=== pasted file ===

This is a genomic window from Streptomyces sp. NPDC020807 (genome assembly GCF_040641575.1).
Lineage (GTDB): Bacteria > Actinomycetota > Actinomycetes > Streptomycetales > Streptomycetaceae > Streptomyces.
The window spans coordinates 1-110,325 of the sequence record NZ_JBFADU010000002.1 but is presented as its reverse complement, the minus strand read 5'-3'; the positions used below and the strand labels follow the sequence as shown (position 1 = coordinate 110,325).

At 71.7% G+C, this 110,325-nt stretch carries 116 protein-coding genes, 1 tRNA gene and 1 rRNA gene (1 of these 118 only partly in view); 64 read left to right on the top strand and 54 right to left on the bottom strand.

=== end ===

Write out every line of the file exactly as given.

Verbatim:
This is a genomic window from Streptomyces sp. NPDC020807 (genome assembly GCF_040641575.1).
Lineage (GTDB): Bacteria > Actinomycetota > Actinomycetes > Streptomycetales > Streptomycetaceae > Streptomyces.
The window spans coordinates 1-110,325 of the sequence record NZ_JBFADU010000002.1 but is presented as its reverse complement, the minus strand read 5'-3'; the positions used below and the strand labels follow the sequence as shown (position 1 = coordinate 110,325).

At 71.7% G+C, this 110,325-nt stretch carries 116 protein-coding genes, 1 tRNA gene and 1 rRNA gene (1 of these 118 only partly in view); 64 read left to right on the top strand and 54 right to left on the bottom strand.